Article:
Summertime Blues: Ear Infections in Dogs

Think swimming is the cause? Maybe not. Many dogs who never touch water have allergic otitis in the warmer months.

Allergies are a common cause of summertime ear infections in dogs. By: d_m_felstead_66

You know what’s worse than an ear infection? An ear infection that hampers summertime fun.

And it doesn’t just end with the sunny season. Canine ear infections (otitis externa) can cause yearlong — and lifelong — problems.

But infections are worse and more common in the summer. Summer allergies, summer heat and swimming can be factors for those yucky ears of summer.

Smelly Summer Ears

Many people think swimming causes ear infections, like “swimmer’s ear” in kids and people. Water-loving dogs may be more prone to ear infections, but lots of dogs jumping into lakes and playing in oceans have perfectly normal ears. So what’s the story?

Allergic disease (atopy) is a huge underlying cause of ear infections. Allergies are more common in spring and summer. Many dogs who never touch water have allergic otitis in the warmer months.

Heat and humidity can promote yeast growth in the ears, one of the most common pathogens found in canine ears that causes itch, smell and irritation.

Just a Little Dirty

A normal dog’s ear canal should be clean and completely free of debris.

Some of my clients tell me they’ve been cleaning their dog’s ears and getting out lots of brown debris for weeks to months. This is not normal.

If you…

  • See redness
  • See brown/blackish debris
  • See your dog itching his ears
  • Or smell an odor coming from your dog’s ears

…then it’s time to get some veterinary advice.

Check with the vet first before giving over-the-counter medicines to your dog. By: ashleycoombsphotography

Ear Infections Can Stick Around

“You must’ve given me the wrong ear medicine, Doc. Flipper still has an ear infection.” I hear this a lot.

Flipper probably still has an ear infection because we didn’t find the underlying cause. The most common underlying cause is allergic skin disease (atopic dermatitis). Many dogs, at least early in life, only show ear infections as a symptom of allergy. Ear drops alone are not going to control these dogs — atopy must be addressed in a systemic approach.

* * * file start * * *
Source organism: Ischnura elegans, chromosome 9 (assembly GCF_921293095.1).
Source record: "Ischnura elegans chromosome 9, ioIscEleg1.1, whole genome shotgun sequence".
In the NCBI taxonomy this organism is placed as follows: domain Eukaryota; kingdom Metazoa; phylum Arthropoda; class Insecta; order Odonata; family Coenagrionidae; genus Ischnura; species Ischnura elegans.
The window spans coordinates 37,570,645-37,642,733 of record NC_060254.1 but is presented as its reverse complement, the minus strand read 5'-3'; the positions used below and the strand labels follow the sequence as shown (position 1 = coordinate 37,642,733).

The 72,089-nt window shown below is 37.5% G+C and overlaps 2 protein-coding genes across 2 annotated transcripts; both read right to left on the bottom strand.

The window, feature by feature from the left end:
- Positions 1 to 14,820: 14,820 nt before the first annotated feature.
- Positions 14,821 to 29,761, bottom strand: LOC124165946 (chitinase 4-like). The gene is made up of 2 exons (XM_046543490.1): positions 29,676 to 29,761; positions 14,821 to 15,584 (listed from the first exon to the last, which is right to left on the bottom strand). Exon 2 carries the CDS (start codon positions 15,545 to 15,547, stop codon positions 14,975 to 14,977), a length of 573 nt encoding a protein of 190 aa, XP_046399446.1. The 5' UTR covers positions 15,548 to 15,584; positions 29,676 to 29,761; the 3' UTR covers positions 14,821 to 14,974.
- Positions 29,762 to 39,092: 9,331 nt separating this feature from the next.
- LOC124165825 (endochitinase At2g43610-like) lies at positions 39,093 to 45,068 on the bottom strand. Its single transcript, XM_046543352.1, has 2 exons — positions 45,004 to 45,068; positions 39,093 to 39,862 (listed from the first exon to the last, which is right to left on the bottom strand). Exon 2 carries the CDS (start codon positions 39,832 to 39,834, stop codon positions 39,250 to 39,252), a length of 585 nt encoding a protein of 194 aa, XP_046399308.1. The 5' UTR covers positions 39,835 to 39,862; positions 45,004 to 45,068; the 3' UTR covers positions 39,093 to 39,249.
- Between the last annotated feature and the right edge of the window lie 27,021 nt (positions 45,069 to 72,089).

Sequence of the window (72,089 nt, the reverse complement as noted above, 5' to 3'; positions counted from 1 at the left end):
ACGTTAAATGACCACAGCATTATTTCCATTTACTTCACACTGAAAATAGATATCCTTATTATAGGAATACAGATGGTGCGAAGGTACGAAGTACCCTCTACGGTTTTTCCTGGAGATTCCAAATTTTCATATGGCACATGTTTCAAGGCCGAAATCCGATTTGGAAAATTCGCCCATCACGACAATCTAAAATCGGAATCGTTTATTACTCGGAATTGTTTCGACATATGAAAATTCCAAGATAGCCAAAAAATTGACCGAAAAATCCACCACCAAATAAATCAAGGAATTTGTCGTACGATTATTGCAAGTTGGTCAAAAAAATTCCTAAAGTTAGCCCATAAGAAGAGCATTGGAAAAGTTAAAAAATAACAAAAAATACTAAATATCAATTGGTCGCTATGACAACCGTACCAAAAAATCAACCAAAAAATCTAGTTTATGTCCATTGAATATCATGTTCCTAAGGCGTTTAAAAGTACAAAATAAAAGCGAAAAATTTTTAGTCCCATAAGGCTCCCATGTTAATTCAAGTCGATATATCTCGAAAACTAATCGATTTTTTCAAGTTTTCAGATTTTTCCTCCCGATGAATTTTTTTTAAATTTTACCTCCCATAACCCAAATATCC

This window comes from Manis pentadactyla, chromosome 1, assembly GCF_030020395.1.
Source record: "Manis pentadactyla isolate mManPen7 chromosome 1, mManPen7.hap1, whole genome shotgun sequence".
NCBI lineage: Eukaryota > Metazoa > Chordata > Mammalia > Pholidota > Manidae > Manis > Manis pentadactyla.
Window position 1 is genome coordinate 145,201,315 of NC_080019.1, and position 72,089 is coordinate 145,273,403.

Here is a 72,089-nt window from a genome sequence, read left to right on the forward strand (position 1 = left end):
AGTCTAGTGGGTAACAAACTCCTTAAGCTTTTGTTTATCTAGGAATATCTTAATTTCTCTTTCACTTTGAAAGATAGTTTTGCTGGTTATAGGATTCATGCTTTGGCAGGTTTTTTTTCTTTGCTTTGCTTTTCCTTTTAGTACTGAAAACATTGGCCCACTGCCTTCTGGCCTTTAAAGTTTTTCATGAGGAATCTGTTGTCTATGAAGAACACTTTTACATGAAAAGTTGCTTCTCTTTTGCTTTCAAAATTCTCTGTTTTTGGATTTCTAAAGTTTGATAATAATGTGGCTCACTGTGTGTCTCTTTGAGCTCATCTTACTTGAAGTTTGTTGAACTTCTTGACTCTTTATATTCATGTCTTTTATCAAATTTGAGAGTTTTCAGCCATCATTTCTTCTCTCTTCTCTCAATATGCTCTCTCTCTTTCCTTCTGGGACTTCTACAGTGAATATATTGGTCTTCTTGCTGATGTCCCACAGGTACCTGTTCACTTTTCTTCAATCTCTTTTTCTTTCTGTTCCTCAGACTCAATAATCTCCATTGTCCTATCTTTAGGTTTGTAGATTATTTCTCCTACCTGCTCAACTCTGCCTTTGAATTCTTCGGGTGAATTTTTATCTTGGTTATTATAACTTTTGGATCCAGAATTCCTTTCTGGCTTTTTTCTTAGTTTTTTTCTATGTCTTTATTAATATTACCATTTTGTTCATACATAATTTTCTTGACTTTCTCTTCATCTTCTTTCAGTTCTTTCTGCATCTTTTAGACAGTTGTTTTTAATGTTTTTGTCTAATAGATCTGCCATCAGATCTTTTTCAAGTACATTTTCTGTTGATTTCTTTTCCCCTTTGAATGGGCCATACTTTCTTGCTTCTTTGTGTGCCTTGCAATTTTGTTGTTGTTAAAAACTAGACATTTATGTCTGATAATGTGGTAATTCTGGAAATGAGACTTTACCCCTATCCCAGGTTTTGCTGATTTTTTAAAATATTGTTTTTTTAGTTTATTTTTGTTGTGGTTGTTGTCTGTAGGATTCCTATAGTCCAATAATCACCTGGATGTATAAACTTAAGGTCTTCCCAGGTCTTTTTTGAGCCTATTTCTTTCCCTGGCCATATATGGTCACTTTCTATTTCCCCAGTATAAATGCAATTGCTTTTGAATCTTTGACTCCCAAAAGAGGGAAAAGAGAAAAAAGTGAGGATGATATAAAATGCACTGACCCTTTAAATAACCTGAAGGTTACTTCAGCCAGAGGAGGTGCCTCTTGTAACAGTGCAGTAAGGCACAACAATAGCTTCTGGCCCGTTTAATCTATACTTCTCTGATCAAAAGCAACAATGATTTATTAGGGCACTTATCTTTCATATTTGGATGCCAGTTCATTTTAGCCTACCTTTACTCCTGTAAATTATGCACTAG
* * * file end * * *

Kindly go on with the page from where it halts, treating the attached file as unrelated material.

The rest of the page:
Year-round ear problems may also be an adverse food reaction. If dogs are showing up in January with bad ears, a food trial is definitely indicated.

Smell and Itch

Topical treatment in the ears, if done correctly, certainly helps. Most vets prescribe an ear cleaner and a medication for the ears.

Not all ear cleaners are the same. Get advice from your vet before spending the same amount of money on a product from a pet store. Some over-the-counter products may be appropriate for your dog’s problem, but get that professional advice first.

Many dogs need systemic medications or allergy testing along with ear medication. Catching these problems early is the key.

Here are some helpful tips on cleaning and medicating your dog’s ears from a veterinarian:

Treatment Failure

Many clients leave the vet’s office having watched the vet clean and medicate the ears and think they know what to do. Often they don’t — this is as much our fault as anyone’s.

A great idea is to have a technician spend extra time to make sure the client understands what home care is needed.

Difficult dogs with chronic ear infections are no picnic. There are newer products on the market that require only once-a-week or even less frequent treatment. Often, a vet or vet tech can do this, so the frustration between human and beloved canine doesn’t worsen!

Rechecks are extremely important, although many clients don’t return. But make sure your vet rechecks the ears after the 2-week treatment period.

Perhaps you think that because the itch is gone and the smell is better, everything is OK. But if your vet finds lots of deep debris, redness and inflammation in that ear canal on an otoscopic exam, the problem has not been solved, and the symptoms will return.

Following up on first or early infections can save you so much money down the line.

A festering, underlying ear infection will:

  • Come back with a fury
  • Be more difficult to treat
  • Be more expensive to treat
  • Cause chronic changes in the ear that may lead to continual treatment failure

Happy Summer Ears

Monitor your dog’s ears this summer with the smell test and the ear cleaning test. Also, don’t ignore itchy ears.

Follow advice and seek early treatment. With ears, an ounce of prevention is truly worth it.


This pet health content was written by a veterinarian, Dr. Debora Lichtenberg, VMD. It was reviewed for accuracy by Dr. Pippa Elliott, BVMS, MRCVS, and was last updated Oct. 11, 2018.

Dr. Debora Lichtenberg, VMD

View posts by Dr. Debora Lichtenberg, VMD
Dr. Debora Lichtenberg, VMD, is a small animal and exotics veterinarian who has split her time between a veterinary practice in Pelham, Massachusetts, and her studio in New York City. Dr. Lichtenberg is a graduate of the University of Pennsylvania School of Veterinary Medicine with 30 years of experience. Her special interests are soft tissue surgery and oncology.

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